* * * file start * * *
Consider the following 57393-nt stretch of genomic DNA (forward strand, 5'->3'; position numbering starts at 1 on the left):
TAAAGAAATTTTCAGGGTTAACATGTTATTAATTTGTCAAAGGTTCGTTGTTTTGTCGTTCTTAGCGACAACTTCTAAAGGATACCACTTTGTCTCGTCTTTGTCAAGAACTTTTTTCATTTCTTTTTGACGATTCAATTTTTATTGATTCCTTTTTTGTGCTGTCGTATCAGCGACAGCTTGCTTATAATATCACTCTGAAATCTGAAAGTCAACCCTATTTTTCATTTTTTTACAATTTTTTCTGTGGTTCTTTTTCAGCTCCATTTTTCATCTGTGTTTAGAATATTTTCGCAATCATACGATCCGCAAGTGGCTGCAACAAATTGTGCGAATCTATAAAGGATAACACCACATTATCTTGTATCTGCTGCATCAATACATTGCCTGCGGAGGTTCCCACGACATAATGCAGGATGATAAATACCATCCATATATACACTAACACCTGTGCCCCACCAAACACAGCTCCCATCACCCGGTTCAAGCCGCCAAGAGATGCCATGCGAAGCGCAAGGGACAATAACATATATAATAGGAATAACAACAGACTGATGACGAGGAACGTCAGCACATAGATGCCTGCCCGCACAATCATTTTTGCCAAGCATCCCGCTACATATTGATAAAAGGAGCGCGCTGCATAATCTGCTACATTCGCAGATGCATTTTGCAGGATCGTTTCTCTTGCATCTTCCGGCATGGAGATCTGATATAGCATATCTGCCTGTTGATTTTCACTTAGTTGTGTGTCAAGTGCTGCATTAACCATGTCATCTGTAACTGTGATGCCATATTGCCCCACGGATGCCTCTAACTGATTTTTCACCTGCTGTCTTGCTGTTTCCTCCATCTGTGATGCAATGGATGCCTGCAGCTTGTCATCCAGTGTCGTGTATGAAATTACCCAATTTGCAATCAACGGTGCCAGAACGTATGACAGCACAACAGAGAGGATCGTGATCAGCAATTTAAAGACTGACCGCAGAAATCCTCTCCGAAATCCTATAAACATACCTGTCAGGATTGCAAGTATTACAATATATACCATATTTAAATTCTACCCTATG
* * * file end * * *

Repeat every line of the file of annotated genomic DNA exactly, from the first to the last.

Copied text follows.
Consider the following 57393-nt stretch of genomic DNA (forward strand, 5'->3'; position numbering starts at 1 on the left):
TAAAGAAATTTTCAGGGTTAACATGTTATTAATTTGTCAAAGGTTCGTTGTTTTGTCGTTCTTAGCGACAACTTCTAAAGGATACCACTTTGTCTCGTCTTTGTCAAGAACTTTTTTCATTTCTTTTTGACGATTCAATTTTTATTGATTCCTTTTTTGTGCTGTCGTATCAGCGACAGCTTGCTTATAATATCACTCTGAAATCTGAAAGTCAACCCTATTTTTCATTTTTTTACAATTTTTTCTGTGGTTCTTTTTCAGCTCCATTTTTCATCTGTGTTTAGAATATTTTCGCAATCATACGATCCGCAAGTGGCTGCAACAAATTGTGCGAATCTATAAAGGATAACACCACATTATCTTGTATCTGCTGCATCAATACATTGCCTGCGGAGGTTCCCACGACATAATGCAGGATGATAAATACCATCCATATATACACTAACACCTGTGCCCCACCAAACACAGCTCCCATCACCCGGTTCAAGCCGCCAAGAGATGCCATGCGAAGCGCAAGGGACAATAACATATATAATAGGAATAACAACAGACTGATGACGAGGAACGTCAGCACATAGATGCCTGCCCGCACAATCATTTTTGCCAAGCATCCCGCTACATATTGATAAAAGGAGCGCGCTGCATAATCTGCTACATTCGCAGATGCATTTTGCAGGATCGTTTCTCTTGCATCTTCCGGCATGGAGATCTGATATAGCATATCTGCCTGTTGATTTTCACTTAGTTGTGTGTCAAGTGCTGCATTAACCATGTCATCTGTAACTGTGATGCCATATTGCCCCACGGATGCCTCTAACTGATTTTTCACCTGCTGTCTTGCTGTTTCCTCCATCTGTGATGCAATGGATGCCTGCAGCTTGTCATCCAGTGTCGTGTATGAAATTACCCAATTTGCAATCAACGGTGCCAGAACGTATGACAGCACAACAGAGAGGATCGTGATCAGCAATTTAAAGACTGACCGCAGAAATCCTCTCCGAAATCCTATAAACATACCTGTCAGGATTGCAAGTATTACAATATATACCATATTTAAATTCTACCCTATG